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File:SMTI Logo.jpg

Crest of SMTI

The SAF Medical Training Institute (Abbreviation: SMTI, Malay: Institusi Latihan Perubatan Angkatan Bersenjata Singapura, Simplified Chinese: 新加坡武装部队医疗训练学院) has been the home and the cradle of the Singapore Armed Forces (SAF) medic since its early days as the Medical Orderlies Training School (1966-1968) and the School of Military Medicine (1968-2006).

SMTI's primary role is to provide training for medical vocationalists to meet the operational and peacetime requirements of the SAF, producing medical personnel (e.g. Medical Officers, Dental Officers, Nursing Officers and Medics) to attend to all the healthcare needs of SAF servicemen and servicewomen.

The institute prides itself in equipping servicemen and servicewomen fresh from Basic Military Training Centre (BMTC) and Specialist Cadet School (SCS) with the knowledge and skills to operate as Combat Medics and Combat Medic Specialists. Trainees undergo a 12-week Emergency Medical Technician (EMT) programme which comprises theory and practical lessons on topics ranging from patient assessment to multiple casualty management in the military context, as well as the operating of medical equipment (e.g. oxygen resuscitator, automated external defibrillator). Intravenous (IV) cannulation is a key competency and all trainees are required to perform a total of 10 successful live IV cannulations in order to graduate. Upon graduation, it is mandatory for Combat Medics and Combat Medic Specialists to pass the Annual Medic Proficiency Test (AMPT) during active service and the annual Medical Vocational Training (MVT) during Operationally-Ready National Serviceman (NSman) service.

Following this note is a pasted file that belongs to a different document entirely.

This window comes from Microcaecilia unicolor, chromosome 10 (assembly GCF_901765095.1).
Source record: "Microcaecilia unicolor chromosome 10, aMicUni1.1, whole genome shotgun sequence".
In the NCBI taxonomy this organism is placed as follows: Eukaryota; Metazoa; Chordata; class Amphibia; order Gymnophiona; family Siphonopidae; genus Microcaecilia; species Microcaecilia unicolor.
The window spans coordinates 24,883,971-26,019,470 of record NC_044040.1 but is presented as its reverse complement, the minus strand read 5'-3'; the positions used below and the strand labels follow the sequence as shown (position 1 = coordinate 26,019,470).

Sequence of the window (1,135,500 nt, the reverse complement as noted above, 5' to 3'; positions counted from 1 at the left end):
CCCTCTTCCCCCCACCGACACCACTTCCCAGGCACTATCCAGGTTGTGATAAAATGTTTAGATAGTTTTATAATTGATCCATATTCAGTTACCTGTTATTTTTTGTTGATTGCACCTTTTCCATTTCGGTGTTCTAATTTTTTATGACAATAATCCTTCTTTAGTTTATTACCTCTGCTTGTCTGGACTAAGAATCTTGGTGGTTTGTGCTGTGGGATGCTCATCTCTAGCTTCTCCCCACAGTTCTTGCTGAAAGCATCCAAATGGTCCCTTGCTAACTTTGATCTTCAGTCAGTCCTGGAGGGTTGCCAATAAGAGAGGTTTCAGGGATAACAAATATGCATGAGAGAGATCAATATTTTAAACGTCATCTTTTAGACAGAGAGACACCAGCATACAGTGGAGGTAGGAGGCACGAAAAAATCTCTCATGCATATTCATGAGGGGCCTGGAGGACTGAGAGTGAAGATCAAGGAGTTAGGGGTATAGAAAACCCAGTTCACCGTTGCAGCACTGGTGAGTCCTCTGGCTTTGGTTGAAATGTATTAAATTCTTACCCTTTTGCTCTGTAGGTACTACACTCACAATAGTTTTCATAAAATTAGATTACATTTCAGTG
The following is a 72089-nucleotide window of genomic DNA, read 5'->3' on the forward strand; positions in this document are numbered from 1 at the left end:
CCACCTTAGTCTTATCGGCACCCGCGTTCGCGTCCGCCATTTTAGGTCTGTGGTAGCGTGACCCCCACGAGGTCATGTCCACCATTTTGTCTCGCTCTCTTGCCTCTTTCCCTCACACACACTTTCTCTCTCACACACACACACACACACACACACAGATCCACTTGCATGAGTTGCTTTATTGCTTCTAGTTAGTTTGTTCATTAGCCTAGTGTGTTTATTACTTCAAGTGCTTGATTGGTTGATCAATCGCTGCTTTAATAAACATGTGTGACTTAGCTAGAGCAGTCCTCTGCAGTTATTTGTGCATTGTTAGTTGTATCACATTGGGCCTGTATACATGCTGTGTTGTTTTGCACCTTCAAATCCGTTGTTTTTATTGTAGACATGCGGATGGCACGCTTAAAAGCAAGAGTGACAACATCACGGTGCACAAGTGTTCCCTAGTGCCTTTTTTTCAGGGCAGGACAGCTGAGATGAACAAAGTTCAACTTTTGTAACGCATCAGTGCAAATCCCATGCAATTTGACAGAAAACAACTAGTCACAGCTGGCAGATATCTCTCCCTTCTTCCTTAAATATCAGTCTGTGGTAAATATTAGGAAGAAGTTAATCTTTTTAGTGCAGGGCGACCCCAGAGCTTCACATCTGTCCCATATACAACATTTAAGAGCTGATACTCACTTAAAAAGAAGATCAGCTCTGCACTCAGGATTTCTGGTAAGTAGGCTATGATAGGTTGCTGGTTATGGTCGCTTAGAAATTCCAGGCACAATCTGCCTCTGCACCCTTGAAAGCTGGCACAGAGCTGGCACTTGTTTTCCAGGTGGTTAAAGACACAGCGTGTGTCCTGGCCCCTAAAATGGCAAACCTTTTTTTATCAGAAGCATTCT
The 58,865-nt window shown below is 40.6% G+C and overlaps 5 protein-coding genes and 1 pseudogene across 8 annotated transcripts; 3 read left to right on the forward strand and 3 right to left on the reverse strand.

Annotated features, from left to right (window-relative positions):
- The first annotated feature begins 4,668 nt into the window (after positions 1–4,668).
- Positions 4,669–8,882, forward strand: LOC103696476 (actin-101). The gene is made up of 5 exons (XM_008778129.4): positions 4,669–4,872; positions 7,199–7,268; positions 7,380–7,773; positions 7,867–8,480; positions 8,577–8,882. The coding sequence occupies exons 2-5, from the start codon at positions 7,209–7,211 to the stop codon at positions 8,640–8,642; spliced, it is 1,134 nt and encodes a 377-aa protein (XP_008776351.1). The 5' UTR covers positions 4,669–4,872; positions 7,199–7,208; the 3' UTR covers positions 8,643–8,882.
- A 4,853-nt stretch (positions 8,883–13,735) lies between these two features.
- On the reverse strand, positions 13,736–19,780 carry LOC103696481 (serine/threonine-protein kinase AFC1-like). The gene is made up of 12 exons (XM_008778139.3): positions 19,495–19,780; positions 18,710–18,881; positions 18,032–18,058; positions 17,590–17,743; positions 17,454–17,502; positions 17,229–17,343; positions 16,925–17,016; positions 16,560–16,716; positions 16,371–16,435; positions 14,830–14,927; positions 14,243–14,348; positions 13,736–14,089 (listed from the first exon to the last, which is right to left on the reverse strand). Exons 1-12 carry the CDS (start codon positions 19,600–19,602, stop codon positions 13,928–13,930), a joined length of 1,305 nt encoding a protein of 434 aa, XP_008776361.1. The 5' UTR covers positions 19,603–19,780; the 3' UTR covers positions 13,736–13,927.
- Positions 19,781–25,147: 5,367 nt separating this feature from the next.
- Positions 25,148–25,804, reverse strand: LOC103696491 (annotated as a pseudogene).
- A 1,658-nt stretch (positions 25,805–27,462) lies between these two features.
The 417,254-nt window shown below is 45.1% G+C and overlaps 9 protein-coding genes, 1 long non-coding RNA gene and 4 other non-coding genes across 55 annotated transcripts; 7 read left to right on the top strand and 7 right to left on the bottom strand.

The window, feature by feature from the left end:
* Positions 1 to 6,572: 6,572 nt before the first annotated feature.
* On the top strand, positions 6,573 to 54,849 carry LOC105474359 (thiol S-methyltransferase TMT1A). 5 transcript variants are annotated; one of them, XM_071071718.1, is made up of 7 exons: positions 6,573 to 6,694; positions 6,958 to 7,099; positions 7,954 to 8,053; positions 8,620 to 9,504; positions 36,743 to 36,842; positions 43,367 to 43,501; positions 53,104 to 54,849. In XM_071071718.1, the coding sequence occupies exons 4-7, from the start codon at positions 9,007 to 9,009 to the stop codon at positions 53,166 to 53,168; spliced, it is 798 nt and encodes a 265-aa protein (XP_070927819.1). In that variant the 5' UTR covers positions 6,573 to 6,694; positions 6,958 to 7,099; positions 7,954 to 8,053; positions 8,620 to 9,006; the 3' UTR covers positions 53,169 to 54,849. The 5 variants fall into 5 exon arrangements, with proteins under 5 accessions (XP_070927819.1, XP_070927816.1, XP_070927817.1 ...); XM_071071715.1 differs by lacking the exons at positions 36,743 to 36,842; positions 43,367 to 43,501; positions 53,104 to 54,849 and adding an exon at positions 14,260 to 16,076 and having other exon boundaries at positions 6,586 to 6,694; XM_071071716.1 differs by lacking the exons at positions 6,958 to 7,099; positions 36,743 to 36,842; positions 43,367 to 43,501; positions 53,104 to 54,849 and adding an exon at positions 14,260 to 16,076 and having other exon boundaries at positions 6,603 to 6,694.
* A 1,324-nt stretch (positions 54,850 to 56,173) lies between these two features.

SMTI also houses the Medical Response Force (MRF), which is the medical arm of the SAF's Chemical, Biological, Radiological and Explosive Defence Group (CBRE Defence Group). Selected Combat Medics and Combat Medic Specialists go through a conversion course to be specially trained by the MRF to provide on-site management to casualties of chemical incidents.

In addition to its military training function, SMTI also contributes significantly to the medical arena in Singapore through its non-military courses. SMTI imparts precious lifesaving skills to civilians ranging from Singapore Civil Defence Force (SCDF) paramedics to doctors involved in Advanced Trauma Life Support (ATLS).

On 7 March 1998, the Singaporean military institute's Paramedic Training Programme was awarded accreditation by the Paramedic Academy of the Justice Institute of British Columbia (JIBC).

SMTI's Paramedic Training Programme, a collaborative project between the SAF and SCDF, was officially launched by Mr Matthias Yao (Senior Parliamentary Secretary for Defence and National Development) and Assoc Prof Ho Peng Kee (Senior Parliamentary Secretary for Law and Home Affairs) on 15 July 1996.

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